However, nothing harbingers on improvement at the real economic sectors for the rest of the current year, with many local and international reporters pointing out that the economy is to remain ailing pending positive political and security shocks like the election of a new president of the republic, and curbing the reverberations of the Syrian crisis on Lebanon.
In the commercial sector, markets reinvigorated with the formation of the national interest government and the cancellation of the Gulf travel warrants to Lebanon. Nonetheless, trade activity was held back with a degradation that amounted to 13%.
According to the index of Beirut Merchants Association, a 37.14% decrease in the pharmaceutical products sales was noticed, while the sales of cell phones declined to 29,41%, those o]f books and newspapers dropped by 24,57% and so on…
As to the Lebanese balance sheet, deficit exceeded USD 8.62 billion, due to a drop in exports.
China tops the countries exporting to Lebanon while South Africa is number one importer from Lebanon.
The political sector, for its part, was dealt a huge blow due to the many terrorist operations since the beginning of the summer, which held back tourism, despite the efforts exerted by the Ministry of Tourism through launching Live Love Lebanon campaign and the tourism packages. A report by Ernst&Young indicated that hotel occupancy ratio reached 49% in Beirut for the first half of the current year, which means more delay, noting that economy highly depends on this sector.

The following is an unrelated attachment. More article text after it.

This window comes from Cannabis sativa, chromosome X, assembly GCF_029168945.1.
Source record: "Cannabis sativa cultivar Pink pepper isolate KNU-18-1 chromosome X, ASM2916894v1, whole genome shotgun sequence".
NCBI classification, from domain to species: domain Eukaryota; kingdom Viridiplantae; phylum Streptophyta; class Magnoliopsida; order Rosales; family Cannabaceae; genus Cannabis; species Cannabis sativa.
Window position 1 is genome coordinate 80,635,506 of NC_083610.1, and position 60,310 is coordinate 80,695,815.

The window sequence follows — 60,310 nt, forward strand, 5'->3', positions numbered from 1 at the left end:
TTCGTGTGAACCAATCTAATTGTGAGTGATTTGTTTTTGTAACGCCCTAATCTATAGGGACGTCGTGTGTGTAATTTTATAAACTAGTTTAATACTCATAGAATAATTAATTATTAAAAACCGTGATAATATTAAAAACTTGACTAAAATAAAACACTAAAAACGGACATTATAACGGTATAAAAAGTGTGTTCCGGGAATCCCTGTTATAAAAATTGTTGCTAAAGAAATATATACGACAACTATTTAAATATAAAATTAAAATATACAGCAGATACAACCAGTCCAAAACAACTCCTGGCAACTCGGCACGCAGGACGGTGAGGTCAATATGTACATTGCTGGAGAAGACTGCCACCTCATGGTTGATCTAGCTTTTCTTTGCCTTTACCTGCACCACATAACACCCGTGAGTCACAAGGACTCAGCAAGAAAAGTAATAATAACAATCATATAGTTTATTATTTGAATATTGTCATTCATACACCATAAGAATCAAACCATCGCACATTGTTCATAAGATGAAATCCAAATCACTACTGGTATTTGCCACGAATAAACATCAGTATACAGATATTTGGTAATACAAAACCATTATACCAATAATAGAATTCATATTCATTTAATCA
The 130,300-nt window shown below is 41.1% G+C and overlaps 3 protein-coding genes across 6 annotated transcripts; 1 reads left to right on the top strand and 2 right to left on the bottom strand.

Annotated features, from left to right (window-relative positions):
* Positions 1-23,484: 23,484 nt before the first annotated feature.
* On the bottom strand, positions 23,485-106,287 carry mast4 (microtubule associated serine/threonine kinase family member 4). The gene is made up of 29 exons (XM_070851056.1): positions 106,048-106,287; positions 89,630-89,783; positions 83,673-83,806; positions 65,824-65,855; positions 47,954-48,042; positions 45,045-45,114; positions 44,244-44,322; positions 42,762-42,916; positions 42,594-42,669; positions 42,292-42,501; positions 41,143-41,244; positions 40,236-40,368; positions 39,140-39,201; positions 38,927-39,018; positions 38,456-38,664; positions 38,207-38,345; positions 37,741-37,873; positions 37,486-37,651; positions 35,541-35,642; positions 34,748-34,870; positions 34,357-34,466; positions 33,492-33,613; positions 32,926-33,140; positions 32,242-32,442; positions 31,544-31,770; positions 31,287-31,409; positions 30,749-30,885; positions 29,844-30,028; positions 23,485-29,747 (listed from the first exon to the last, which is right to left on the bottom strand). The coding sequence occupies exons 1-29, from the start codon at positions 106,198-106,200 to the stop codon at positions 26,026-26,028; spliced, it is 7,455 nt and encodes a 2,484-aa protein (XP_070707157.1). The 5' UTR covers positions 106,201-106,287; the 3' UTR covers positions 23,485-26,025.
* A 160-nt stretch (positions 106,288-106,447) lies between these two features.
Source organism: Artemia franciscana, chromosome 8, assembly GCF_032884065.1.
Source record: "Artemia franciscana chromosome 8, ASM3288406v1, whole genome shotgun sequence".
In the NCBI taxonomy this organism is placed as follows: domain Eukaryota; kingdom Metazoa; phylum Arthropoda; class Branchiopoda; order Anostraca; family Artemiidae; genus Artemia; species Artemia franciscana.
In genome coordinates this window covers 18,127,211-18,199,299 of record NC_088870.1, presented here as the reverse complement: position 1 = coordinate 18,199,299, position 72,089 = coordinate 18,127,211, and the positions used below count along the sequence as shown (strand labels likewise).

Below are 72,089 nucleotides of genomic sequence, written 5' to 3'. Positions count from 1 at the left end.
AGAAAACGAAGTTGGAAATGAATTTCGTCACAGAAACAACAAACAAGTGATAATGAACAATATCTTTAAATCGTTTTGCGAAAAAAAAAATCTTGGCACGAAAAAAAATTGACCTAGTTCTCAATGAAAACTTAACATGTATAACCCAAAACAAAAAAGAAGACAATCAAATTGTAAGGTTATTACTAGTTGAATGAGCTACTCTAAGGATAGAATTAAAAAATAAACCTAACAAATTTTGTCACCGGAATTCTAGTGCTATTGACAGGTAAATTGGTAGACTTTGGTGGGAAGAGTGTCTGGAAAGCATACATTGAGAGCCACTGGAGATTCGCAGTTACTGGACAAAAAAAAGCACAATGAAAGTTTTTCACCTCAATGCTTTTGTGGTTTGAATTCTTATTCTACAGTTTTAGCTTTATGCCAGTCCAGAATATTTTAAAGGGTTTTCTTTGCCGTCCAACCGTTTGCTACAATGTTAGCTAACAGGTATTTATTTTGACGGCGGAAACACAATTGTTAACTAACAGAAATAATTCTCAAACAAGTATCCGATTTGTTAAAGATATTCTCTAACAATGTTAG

Moreover, Lebanese industrial exports dropped by 17, 03%.
Furthermore, the statistics made by the General Directorate of the Real Estate Affairs show degradation in the performance of the real estate sector in Lebanon. This proves the absence of foreign investments, which led to the stagnation of the real estate activity except for the operations taking place through the Lebanese expatriates willing to buy apartments in Lebanon.
It is to note that there has been no budget for the year 2014, with a public finance deficit reaching 11% of the GDP and a public debt that will soon amount to 150% of GDP.